chapter  2
Mapping China’s world: cultural cartography in late imperial China
Pages 41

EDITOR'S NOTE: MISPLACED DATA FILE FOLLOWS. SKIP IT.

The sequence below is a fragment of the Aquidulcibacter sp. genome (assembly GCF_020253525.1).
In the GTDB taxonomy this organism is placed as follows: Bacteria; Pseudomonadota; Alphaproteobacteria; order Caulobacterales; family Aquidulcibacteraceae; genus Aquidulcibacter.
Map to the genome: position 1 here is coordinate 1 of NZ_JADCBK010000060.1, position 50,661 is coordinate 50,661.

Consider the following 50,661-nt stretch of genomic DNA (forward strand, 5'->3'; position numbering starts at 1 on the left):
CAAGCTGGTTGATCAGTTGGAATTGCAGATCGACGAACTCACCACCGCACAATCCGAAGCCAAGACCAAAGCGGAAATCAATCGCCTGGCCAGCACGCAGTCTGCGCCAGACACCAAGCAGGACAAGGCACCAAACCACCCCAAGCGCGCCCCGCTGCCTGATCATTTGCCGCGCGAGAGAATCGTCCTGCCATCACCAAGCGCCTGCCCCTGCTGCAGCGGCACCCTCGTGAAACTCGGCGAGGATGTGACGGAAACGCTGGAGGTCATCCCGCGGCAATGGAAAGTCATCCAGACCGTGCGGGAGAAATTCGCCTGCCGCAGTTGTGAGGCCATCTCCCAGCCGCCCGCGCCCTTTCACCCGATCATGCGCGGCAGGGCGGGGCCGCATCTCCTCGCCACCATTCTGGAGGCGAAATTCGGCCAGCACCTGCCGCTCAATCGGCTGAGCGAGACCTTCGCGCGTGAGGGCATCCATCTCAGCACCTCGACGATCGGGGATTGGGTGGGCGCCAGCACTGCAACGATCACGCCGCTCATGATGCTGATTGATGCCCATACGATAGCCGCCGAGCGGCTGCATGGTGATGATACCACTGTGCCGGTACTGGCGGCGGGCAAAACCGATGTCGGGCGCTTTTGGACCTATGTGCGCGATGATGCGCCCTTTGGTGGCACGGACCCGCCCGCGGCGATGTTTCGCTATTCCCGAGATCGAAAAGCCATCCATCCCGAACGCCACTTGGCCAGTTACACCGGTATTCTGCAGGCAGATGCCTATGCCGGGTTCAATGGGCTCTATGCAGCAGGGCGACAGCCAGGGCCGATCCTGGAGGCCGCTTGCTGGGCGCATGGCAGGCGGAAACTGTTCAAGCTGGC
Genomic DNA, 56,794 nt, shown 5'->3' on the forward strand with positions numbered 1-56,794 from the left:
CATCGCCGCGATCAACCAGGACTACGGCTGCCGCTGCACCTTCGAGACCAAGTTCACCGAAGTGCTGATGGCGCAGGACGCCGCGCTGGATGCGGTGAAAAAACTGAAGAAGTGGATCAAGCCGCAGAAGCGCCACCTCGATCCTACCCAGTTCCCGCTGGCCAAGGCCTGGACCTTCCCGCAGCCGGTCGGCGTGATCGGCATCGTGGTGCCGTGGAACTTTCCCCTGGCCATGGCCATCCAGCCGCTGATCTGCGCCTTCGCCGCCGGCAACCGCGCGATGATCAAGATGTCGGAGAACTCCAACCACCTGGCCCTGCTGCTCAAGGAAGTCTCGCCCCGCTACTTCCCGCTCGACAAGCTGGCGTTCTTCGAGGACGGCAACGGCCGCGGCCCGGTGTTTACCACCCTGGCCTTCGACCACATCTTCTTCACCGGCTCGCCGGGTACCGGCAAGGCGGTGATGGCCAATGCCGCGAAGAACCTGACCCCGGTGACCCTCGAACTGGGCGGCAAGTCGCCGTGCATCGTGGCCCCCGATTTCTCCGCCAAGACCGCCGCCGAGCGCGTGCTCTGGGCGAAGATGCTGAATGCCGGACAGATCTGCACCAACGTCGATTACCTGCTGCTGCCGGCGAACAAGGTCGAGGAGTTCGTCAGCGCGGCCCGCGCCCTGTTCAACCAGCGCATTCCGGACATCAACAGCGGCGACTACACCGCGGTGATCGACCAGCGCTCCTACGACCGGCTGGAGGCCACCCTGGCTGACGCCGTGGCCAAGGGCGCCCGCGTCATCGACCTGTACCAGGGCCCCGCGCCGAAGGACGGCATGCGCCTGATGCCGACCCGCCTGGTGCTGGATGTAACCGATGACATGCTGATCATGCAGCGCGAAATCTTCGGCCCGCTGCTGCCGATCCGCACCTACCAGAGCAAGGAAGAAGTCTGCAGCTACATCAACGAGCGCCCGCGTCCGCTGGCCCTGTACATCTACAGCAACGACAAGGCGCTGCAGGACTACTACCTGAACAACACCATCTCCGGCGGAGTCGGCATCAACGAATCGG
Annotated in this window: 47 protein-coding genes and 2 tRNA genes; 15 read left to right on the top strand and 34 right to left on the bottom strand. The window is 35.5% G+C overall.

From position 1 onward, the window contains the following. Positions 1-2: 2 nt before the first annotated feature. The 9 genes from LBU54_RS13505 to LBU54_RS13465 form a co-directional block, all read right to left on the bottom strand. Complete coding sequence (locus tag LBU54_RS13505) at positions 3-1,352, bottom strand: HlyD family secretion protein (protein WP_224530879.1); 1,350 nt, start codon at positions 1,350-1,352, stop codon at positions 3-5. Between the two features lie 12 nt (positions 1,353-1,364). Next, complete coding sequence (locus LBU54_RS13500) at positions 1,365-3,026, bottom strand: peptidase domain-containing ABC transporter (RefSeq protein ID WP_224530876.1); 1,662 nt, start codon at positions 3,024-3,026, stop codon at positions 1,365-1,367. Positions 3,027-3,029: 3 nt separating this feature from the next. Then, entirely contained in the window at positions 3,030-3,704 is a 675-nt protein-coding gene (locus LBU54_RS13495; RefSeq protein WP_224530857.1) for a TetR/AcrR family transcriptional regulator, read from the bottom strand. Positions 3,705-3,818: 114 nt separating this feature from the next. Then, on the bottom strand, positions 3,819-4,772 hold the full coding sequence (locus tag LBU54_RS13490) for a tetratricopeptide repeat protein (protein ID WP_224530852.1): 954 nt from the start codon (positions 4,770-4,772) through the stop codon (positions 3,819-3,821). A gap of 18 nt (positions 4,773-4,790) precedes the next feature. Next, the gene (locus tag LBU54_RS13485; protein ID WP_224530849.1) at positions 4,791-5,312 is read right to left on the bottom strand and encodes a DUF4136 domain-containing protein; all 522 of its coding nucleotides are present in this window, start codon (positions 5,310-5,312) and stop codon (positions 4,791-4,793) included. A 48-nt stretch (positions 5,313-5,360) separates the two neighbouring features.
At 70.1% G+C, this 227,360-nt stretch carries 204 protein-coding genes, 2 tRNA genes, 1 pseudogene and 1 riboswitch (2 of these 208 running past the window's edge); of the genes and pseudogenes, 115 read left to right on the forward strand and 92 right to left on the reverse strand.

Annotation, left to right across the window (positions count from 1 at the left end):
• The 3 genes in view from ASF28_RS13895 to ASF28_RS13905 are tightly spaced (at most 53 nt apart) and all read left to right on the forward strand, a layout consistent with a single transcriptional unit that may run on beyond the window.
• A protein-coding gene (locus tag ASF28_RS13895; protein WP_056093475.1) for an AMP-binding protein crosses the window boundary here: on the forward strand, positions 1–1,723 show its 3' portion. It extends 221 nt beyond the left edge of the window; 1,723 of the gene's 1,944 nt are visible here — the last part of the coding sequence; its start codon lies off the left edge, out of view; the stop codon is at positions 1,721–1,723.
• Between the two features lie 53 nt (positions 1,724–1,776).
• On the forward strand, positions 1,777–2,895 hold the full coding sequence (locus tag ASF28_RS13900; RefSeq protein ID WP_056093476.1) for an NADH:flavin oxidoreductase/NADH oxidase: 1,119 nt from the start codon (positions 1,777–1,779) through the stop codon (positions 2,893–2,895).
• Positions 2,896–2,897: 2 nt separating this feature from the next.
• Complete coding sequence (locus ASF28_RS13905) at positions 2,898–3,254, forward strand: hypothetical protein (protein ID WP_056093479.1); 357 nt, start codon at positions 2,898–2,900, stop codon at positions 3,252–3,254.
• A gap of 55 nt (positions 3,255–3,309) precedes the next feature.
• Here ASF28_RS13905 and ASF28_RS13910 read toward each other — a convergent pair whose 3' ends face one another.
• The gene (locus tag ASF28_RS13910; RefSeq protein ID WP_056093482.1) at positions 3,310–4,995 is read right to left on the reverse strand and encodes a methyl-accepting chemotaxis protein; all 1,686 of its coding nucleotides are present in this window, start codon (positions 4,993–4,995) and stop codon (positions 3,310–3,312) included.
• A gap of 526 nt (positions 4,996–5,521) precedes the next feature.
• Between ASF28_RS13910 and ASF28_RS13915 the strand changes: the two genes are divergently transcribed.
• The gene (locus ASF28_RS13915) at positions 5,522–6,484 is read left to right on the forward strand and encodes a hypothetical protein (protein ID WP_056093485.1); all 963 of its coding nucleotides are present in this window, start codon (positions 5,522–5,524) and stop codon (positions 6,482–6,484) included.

For encapsulating a worldview there is nothing quite like a world map. As with other forms of cartography, mappaemundi-whether medieval or modern, Asian or Western-tell us about values and attitudes, aims and aspirations, hopes and fears; but they express them on a particularly grand, indeed global, scale.1 To the extent that such productions in any given society share affinities across space and time, they reveal significant features of that culture’s self-image (and, of course, its conceptions of the “other”); and to the degree that they do not, they suggest changes, ruptures, tensions, and conflicts within the larger cultural system. With these considerations in mind, I would like to look at the evolution of Chinese maps of the world during late imperial times-from the twelfth to the twentieth centuriesfocusing on two basic questions: How did changing conceptions of “the world” shape the contours of Chinese cartography?, and how did changing (as well as enduring) cartographic practices affect Chinese conceptions of the world?